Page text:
The Maturity Trials Produce in Our Lives

We have six children and our seventh is due May 2018. Our oldest child is ten, and while we have enjoyed our children at all ages, we still want to see them mature. When they make decisions that disappoint us, we feel disappointed with their maturity. Consider how tragic it would be if children remained immature throughout their lives.

God Is a Father and He Wants His Children to Mature

The author of Hebrews rebuked some of his readers who had been following Christ for some time, but had not matured. Hebrews 5:12 & 6:1 says:

For though by this time you ought to be teachers, you need someone to teach you again the basic principles of the oracles of God. You need milk, not solid food…Therefore let us leave the elementary doctrine of Christ and go on to maturity, not laying again a foundation of repentance from dead works and of faith toward God.

Unlike these Hebrew readers, the believers in 2 Thessalonians 1:3–4 had matured significantly:

We are bound to thank God always for you, brethren, as it is fitting, because your faith grows exceedingly, and the love of every one of you all abounds toward each other, so that we ourselves boast of you among the churches of God for your patience and faith in all your persecutions and tribulations that you endure.

The Thessalonians were a wonderful church. Paul applauded their growth, which he attributed to the trials they experienced. This is one reason we can find joy in trials—we know they are producing patience that leads to maturity. First Peter 5:10 says, “After you have suffered a little while, [God] will himself restore, confirm, strengthen, and establish you.” During trials we can tell ourselves, “This is strengthening me spiritually, giving me endurance, building my faith, and preparing me for the future.” Jerry Bridges said:

Every adversity that comes across our path, whether large or small, is intended to help us grow in some way.

The word “patience” suggests waiting, which gives the impression trials make people good at standing in line or waiting at stop lights. Yes, trials can improve our attitudes when we are forced to wait, but that is a poor understanding of the benefit of patience. The Greek word for patience is hypomonē, and it means, “The characteristic of a man who is not swerved from his deliberate purpose and his loyalty to faith and piety by even the greatest trials and sufferings.”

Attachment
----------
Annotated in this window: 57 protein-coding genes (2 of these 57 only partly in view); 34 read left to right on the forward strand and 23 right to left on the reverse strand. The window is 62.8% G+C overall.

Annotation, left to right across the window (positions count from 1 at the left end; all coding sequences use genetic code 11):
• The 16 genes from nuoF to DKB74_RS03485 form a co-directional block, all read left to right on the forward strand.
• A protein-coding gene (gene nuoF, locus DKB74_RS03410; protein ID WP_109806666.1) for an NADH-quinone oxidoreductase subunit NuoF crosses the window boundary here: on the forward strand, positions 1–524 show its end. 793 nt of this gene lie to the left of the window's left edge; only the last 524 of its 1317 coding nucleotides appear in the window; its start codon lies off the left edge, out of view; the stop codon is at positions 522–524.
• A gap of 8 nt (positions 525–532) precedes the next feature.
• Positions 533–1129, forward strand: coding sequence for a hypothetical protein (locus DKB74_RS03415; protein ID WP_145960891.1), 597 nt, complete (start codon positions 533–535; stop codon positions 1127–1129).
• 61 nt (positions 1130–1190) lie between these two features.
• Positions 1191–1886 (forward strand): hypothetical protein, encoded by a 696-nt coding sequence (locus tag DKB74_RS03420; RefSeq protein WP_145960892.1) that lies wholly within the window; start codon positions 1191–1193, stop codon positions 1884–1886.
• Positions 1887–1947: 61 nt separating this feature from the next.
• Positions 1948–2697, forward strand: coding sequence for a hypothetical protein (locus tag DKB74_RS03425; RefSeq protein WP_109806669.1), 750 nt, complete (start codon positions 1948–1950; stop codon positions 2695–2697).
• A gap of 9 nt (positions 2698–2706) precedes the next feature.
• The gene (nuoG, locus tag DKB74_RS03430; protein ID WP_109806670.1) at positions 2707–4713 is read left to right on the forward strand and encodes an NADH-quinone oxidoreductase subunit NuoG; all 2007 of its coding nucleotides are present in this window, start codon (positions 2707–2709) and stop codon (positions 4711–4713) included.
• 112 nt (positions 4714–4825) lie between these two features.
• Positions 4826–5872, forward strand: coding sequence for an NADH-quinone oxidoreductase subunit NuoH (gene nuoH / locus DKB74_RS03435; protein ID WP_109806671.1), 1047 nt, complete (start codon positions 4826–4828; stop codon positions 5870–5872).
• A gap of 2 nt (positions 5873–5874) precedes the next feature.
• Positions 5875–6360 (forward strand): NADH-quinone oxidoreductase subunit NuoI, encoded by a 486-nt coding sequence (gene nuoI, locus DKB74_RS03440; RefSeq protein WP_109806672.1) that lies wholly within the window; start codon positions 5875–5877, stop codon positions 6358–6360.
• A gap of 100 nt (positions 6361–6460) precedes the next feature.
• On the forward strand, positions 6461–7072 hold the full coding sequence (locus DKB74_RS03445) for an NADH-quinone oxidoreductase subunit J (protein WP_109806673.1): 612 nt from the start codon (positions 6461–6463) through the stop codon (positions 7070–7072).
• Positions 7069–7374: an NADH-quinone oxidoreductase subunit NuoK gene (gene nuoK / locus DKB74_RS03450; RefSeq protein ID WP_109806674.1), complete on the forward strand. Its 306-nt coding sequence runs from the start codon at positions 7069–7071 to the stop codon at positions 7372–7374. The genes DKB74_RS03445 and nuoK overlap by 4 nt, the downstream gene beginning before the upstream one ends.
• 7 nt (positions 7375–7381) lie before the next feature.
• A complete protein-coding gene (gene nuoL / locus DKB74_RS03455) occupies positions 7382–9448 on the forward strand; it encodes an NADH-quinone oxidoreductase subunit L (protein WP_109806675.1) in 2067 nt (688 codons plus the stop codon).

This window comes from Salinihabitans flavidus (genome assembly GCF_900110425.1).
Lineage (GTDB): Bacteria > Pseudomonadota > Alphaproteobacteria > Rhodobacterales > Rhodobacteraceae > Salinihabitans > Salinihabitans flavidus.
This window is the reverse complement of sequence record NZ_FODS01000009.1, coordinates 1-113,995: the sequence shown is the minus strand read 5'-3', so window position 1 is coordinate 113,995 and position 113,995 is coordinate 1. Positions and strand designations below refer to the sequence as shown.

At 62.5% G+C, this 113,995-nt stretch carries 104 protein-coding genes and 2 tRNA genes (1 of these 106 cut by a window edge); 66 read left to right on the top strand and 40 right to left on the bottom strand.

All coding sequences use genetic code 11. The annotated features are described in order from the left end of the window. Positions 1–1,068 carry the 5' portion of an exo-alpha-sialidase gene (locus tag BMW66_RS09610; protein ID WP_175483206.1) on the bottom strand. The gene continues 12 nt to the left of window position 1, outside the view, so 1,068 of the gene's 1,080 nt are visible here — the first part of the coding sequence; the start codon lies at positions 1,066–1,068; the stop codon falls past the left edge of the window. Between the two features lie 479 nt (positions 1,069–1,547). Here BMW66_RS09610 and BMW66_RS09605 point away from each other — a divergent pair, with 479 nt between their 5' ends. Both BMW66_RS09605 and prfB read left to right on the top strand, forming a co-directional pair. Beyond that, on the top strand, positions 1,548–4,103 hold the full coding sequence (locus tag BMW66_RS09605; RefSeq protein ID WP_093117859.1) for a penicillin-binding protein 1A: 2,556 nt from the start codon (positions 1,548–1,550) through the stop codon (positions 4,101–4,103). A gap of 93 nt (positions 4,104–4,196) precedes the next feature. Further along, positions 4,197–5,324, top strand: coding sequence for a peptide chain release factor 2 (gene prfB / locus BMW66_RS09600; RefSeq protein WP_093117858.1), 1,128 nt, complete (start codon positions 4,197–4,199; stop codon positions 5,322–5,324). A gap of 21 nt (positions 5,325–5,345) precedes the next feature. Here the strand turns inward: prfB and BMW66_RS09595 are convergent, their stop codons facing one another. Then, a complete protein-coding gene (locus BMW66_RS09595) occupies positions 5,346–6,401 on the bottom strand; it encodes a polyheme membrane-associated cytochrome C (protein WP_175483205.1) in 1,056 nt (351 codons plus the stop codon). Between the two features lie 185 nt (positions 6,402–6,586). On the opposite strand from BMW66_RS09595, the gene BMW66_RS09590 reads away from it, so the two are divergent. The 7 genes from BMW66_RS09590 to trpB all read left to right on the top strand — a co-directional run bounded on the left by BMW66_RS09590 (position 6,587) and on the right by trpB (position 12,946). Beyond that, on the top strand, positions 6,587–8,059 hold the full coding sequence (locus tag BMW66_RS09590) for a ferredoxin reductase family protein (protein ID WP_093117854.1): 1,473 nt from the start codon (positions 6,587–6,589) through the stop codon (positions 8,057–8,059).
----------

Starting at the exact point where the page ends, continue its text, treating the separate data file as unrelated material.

James 1:4 describes the maturity patience leads to in believers’ lives: makes them perfect, complete, and ensures nothing is lacking. Although this sounds like three different benefits of patience, they are synonyms:

  • The Greek word for “perfect” is teleios, but it does not mean free from mistakes. Instead, it means, “Brought to its end, finished, wanting nothing necessary to completeness.”
  • The Greek word for “complete” is holoklēros, which means, “complete in all its parts, in no part wanting or unsound, entire, whole.”
  • The Greek words for “lacking nothing” are leipō (lack, be wanting), en (in, by), mēdeis (nobody, nothing).

James 1:4 is not describing three different ways patience helps us; it is describing the maturity patience produces in three different ways.

Patience Allows for Maturity in All Areas of Our Lives

When we suffer, we will sometimes wonder what God is teaching us. We will say things like, “I went through this trial and learned to trust the Lord more,” or “This person hurt me and God used the situation to teach me to forgive.” We can learn from trials, but that is not the point of James 1:4.

Think of children as they age. They grow overall and not only in select areas. The same is true for believers as they age—or grow—spiritually. There is not one part of our lives that matures. The verse is not, “Let patience have its perfect work that you might mature in a weak area God wants to target,” or “That you might learn the lesson God has been trying to teach you for years.” Instead, trials produce patience which leads to maturity that impacts all areas of our Christian lives. The words “perfect,” “complete,” and “lacking nothing,” are all encompassing. Every part of us is affected. If that were not the case, we would not be perfect or complete. We would be lacking.

If I can use a weight lifting analogy, squats are the “King of All Exercises.” They receive this title because they train the whole body. Curls train the biceps, bench presses train the chest, pullups train the back, but when you perform squats, you use more muscles than with any other exercise. Trials are like squats because they are difficult and painful, and because they strengthen the entire body spiritually and not just one area. We are always “lacking” on this side of heaven. We never reach “perfection,” but trials bring us closer to “completion.”